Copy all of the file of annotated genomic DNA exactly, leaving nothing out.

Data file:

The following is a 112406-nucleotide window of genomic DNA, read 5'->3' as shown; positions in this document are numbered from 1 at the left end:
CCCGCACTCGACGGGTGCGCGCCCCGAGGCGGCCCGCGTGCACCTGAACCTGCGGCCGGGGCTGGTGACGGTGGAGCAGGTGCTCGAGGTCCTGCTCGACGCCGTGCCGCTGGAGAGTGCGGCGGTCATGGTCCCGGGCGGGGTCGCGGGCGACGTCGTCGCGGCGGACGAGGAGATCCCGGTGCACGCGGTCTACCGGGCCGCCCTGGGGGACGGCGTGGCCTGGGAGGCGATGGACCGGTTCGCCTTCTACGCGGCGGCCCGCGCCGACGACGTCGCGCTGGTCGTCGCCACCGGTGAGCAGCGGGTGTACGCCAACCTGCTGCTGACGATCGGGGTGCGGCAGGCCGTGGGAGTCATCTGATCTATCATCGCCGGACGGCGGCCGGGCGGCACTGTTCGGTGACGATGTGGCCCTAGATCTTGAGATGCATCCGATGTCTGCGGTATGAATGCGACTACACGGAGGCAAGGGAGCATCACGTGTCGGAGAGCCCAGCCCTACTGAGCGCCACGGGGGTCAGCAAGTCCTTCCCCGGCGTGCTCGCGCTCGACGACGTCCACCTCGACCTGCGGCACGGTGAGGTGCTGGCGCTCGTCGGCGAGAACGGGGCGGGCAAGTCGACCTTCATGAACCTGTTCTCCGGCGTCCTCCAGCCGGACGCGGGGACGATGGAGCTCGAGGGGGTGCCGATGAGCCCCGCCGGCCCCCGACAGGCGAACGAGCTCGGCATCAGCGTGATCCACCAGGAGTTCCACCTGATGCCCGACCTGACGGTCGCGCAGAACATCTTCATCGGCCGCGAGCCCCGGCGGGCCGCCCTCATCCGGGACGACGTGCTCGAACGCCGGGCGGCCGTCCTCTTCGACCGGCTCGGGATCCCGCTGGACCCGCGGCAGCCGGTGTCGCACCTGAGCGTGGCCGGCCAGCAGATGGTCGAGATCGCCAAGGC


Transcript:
The following is a 112406-nucleotide window of genomic DNA, read 5'->3' as shown; positions in this document are numbered from 1 at the left end:
CCCGCACTCGACGGGTGCGCGCCCCGAGGCGGCCCGCGTGCACCTGAACCTGCGGCCGGGGCTGGTGACGGTGGAGCAGGTGCTCGAGGTCCTGCTCGACGCCGTGCCGCTGGAGAGTGCGGCGGTCATGGTCCCGGGCGGGGTCGCGGGCGACGTCGTCGCGGCGGACGAGGAGATCCCGGTGCACGCGGTCTACCGGGCCGCCCTGGGGGACGGCGTGGCCTGGGAGGCGATGGACCGGTTCGCCTTCTACGCGGCGGCCCGCGCCGACGACGTCGCGCTGGTCGTCGCCACCGGTGAGCAGCGGGTGTACGCCAACCTGCTGCTGACGATCGGGGTGCGGCAGGCCGTGGGAGTCATCTGATCTATCATCGCCGGACGGCGGCCGGGCGGCACTGTTCGGTGACGATGTGGCCCTAGATCTTGAGATGCATCCGATGTCTGCGGTATGAATGCGACTACACGGAGGCAAGGGAGCATCACGTGTCGGAGAGCCCAGCCCTACTGAGCGCCACGGGGGTCAGCAAGTCCTTCCCCGGCGTGCTCGCGCTCGACGACGTCCACCTCGACCTGCGGCACGGTGAGGTGCTGGCGCTCGTCGGCGAGAACGGGGCGGGCAAGTCGACCTTCATGAACCTGTTCTCCGGCGTCCTCCAGCCGGACGCGGGGACGATGGAGCTCGAGGGGGTGCCGATGAGCCCCGCCGGCCCCCGACAGGCGAACGAGCTCGGCATCAGCGTGATCCACCAGGAGTTCCACCTGATGCCCGACCTGACGGTCGCGCAGAACATCTTCATCGGCCGCGAGCCCCGGCGGGCCGCCCTCATCCGGGACGACGTGCTCGAACGCCGGGCGGCCGTCCTCTTCGACCGGCTCGGGATCCCGCTGGACCCGCGGCAGCCGGTGTCGCACCTGAGCGTGGCCGGCCAGCAGATGGTCGAGATCGCCAAGGC